I’m sure that Paterson’s bill was a stalking horse for a more general dilution or eradication of all anti discrimination law. He indicated his thinking in his maiden speech where he professed his love (“close to my heart”) of freedom of speech quoting anti slaver Frederick Douglass “To suppress free speech is a double wrong. It violates the rights of the hearer as well as those of the speaker.”

    By coming out in support of the Yes vote Paterson tried to sneak his freedom to discriminate under the guise of freedom of religion.

    The Law Council President rightly identified Paterson’s bill as an attack on existing anti discrimination rights saying “The right to freedom of religion also appears in international law. While the freedom to have religious beliefs is also protected unconditionally, the manifestation or expression of those beliefs or religion may be subject to limitation where it impacts upon other fundamental rights.”

    Paterson needs to better understand that the rights of the hearer cannot be traded for other rights.

  25. J-D
    November 17th, 2017 at 15:30 | #25

    may :
    where are the threats to religion?

    Every time the hierarchy is successfully defied, it encourages people to think that the hierarchy can be successfully defied.

  26. Ernestine Gross
    November 17th, 2017 at 16:32 | #26

    @D

    And, by your reasoning the percentage of the Australian population who voted NO is

    .384*79.5 = 30.528%

    The ratio of YES/No vote remains constant at 1.604.

    Now, where does this leave your ‘fact’?

    A response rate for a postal survey of 79.5% is impressively high and so is the ratio of 1.6 in favour of YES.

  27. D
    November 17th, 2017 at 23:43 | #27

    Ernestine,

    It’s not MY reasoning, it’s mathematical fact. Just as your calculation is.

    The difference is that only you are supposing it to encompass that ‘percentage of the Australian population’.

    So, that leaves my ‘fact’… factual.

    Unless you are trying to argue that more than 50% of the electorate voted ‘Yes’, what’s your point?

    Maybe you want to suggest that ALP blocking the compulsory plebiscite was a good idea. I don’t think it was, I think it was cruelly playing pointless partisan games of the most despicable kind – typical of Shorten’s extreme-right ALP.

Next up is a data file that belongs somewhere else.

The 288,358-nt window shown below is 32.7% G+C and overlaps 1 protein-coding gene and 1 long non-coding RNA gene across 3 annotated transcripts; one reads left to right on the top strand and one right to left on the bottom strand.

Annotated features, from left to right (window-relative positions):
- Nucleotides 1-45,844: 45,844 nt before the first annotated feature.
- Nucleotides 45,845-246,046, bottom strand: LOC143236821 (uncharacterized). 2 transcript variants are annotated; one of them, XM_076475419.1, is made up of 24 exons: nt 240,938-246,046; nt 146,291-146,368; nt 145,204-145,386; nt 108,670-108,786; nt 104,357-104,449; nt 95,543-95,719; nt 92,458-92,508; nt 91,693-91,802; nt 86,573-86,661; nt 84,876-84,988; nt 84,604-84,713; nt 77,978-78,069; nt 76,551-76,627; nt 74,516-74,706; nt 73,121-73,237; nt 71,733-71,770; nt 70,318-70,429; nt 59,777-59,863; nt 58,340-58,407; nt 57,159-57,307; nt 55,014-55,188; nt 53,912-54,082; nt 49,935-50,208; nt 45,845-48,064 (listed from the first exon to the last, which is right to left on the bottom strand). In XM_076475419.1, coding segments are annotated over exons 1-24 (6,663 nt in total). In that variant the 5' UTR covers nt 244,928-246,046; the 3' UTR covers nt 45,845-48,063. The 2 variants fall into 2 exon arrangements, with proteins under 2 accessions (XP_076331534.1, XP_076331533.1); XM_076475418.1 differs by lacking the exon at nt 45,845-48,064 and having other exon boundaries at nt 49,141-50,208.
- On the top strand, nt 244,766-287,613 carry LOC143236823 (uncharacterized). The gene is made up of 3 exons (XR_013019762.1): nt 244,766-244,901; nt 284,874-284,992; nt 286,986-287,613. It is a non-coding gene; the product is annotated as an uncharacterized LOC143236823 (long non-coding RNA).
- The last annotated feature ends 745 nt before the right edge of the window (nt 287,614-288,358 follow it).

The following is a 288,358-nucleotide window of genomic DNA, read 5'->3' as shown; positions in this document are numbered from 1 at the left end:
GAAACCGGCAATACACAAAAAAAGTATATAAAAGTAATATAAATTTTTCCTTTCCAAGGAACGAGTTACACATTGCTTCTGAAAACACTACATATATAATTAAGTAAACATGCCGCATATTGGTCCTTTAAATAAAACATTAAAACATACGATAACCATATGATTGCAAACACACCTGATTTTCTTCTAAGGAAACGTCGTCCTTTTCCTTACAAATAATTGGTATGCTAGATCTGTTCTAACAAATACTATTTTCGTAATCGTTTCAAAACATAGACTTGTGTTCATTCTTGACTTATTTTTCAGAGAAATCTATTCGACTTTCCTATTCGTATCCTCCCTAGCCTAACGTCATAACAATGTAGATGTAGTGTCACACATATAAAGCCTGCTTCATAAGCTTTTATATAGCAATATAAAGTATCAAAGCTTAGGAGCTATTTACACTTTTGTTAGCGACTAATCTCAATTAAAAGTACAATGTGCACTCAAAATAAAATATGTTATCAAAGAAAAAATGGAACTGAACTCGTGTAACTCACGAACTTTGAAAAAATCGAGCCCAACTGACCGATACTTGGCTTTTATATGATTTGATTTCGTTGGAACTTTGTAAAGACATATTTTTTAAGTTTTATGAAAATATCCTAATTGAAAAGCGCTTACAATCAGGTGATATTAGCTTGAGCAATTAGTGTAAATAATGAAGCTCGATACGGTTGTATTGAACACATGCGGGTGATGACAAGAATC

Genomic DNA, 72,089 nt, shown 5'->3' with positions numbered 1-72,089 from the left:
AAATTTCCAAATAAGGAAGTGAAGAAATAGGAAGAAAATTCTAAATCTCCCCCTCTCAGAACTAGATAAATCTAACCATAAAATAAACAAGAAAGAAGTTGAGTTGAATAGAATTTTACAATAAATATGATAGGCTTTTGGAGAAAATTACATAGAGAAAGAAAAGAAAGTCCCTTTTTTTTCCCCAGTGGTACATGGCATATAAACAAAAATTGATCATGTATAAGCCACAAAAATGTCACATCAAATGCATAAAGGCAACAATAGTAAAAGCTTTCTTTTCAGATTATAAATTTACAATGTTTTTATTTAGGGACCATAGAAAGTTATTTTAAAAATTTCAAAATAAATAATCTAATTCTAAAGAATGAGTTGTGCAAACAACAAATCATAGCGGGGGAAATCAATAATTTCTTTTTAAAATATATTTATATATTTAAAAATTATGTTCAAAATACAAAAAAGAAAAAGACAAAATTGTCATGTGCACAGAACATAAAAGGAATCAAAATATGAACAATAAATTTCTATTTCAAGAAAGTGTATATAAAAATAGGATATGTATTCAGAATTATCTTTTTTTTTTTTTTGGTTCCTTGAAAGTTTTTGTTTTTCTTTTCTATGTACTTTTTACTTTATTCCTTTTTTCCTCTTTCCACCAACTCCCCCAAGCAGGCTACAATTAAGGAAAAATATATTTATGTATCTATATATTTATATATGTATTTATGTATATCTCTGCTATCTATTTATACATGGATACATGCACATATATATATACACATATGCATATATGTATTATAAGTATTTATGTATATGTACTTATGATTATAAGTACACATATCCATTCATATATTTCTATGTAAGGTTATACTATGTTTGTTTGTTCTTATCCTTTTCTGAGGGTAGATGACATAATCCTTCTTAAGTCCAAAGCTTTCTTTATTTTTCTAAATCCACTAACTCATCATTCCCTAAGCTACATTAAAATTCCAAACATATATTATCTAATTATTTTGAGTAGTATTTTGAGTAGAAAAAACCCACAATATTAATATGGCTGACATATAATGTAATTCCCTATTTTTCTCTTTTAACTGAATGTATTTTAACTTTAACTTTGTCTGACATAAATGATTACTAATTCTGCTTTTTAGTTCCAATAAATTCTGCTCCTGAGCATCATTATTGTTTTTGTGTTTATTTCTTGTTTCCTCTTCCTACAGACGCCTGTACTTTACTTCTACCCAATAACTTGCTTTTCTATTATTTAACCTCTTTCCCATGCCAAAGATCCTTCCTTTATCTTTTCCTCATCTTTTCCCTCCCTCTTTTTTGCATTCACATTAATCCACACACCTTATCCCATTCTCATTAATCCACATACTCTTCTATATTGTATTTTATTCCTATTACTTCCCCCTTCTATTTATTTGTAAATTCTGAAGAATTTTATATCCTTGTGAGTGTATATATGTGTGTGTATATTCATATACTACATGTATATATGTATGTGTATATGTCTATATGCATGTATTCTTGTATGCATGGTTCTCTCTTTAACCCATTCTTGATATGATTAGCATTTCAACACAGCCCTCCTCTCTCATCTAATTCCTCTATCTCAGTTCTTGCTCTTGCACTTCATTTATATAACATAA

28. Ernestine Gross
    November 18th, 2017 at 02:54 | #28

    D,

    The mathematical fact of relevance in your argument is that if the value of the denominator in a simple division is changed then the result changes. You apply this mathematical fact in a biased manner:

    Survey result:
    1. Y/S = x1
    2. N/S = x2
    3. x1+x2 = 1

    Your argument:
    1. Y/E = y1 S

    You are wrong in asserting that my calculation is the same as yours because I checked that y1+y2= 1 (implied in the stated ratio).

    I want to suggest nothing more than your initial post irritated me enough to reply. To be frank, I didn’t expect a reply.

  29. Ernestine Gross
    November 18th, 2017 at 02:59 | #29

    D,

    Some notation doesn’t seem to work. I try again, using letters.

    Your argument:
    1. Y/E = y1 LT x1 where E GT S.

    LT denotes “less than” and GT denotes “greater than”.

  30. Luke Elford
    November 18th, 2017 at 06:35 | #30

    @D

    Everybody who has followed this issue knows that the opposition of Labor and the Greens to a public vote reflected the position of same sex marriage advocates, so why are you bothering to do this? Who do you think you are fooling?

    If you want to attack Labor on this issue, why don’t you do so in a sensible manner? There’s plenty of blame to go around, starting with the Latham opposition’s support for Howard’s amendments to the Marriage Act.

  31. Collin Street
    November 18th, 2017 at 09:22 | #31

    To unpack/expand: support for a vote is support for the notion that baseline rights are subject to vote and approval. And thus vote and disapproval: if you wouldn’t support a referendum to see whether equal-marriage rights should be removed, then you can’t support a referendum to see that they should be recognised.